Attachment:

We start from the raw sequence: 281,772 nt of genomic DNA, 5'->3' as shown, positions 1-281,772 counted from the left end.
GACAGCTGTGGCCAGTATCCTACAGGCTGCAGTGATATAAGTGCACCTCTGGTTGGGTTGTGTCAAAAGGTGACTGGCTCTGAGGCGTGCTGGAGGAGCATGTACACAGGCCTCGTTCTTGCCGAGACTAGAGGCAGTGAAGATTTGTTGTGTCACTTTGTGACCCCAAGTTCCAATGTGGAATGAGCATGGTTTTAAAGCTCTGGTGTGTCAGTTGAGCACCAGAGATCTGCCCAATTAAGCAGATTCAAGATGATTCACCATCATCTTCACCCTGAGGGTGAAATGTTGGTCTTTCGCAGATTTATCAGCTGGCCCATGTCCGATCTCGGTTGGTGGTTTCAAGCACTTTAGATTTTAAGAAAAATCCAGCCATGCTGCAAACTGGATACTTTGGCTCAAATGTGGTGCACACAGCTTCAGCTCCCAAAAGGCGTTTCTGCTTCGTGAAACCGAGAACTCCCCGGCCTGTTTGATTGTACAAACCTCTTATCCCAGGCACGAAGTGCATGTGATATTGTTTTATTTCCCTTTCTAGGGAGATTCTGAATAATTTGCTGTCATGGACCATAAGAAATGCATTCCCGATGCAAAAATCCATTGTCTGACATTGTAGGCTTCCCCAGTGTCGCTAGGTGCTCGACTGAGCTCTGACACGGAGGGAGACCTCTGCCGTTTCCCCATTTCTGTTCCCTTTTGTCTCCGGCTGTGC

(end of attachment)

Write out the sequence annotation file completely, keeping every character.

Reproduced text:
We start from the raw sequence: 281,772 nt of genomic DNA, 5'->3' as shown, positions 1-281,772 counted from the left end.
GACAGCTGTGGCCAGTATCCTACAGGCTGCAGTGATATAAGTGCACCTCTGGTTGGGTTGTGTCAAAAGGTGACTGGCTCTGAGGCGTGCTGGAGGAGCATGTACACAGGCCTCGTTCTTGCCGAGACTAGAGGCAGTGAAGATTTGTTGTGTCACTTTGTGACCCCAAGTTCCAATGTGGAATGAGCATGGTTTTAAAGCTCTGGTGTGTCAGTTGAGCACCAGAGATCTGCCCAATTAAGCAGATTCAAGATGATTCACCATCATCTTCACCCTGAGGGTGAAATGTTGGTCTTTCGCAGATTTATCAGCTGGCCCATGTCCGATCTCGGTTGGTGGTTTCAAGCACTTTAGATTTTAAGAAAAATCCAGCCATGCTGCAAACTGGATACTTTGGCTCAAATGTGGTGCACACAGCTTCAGCTCCCAAAAGGCGTTTCTGCTTCGTGAAACCGAGAACTCCCCGGCCTGTTTGATTGTACAAACCTCTTATCCCAGGCACGAAGTGCATGTGATATTGTTTTATTTCCCTTTCTAGGGAGATTCTGAATAATTTGCTGTCATGGACCATAAGAAATGCATTCCCGATGCAAAAATCCATTGTCTGACATTGTAGGCTTCCCCAGTGTCGCTAGGTGCTCGACTGAGCTCTGACACGGAGGGAGACCTCTGCCGTTTCCCCATTTCTGTTCCCTTTTGTCTCCGGCTGTGC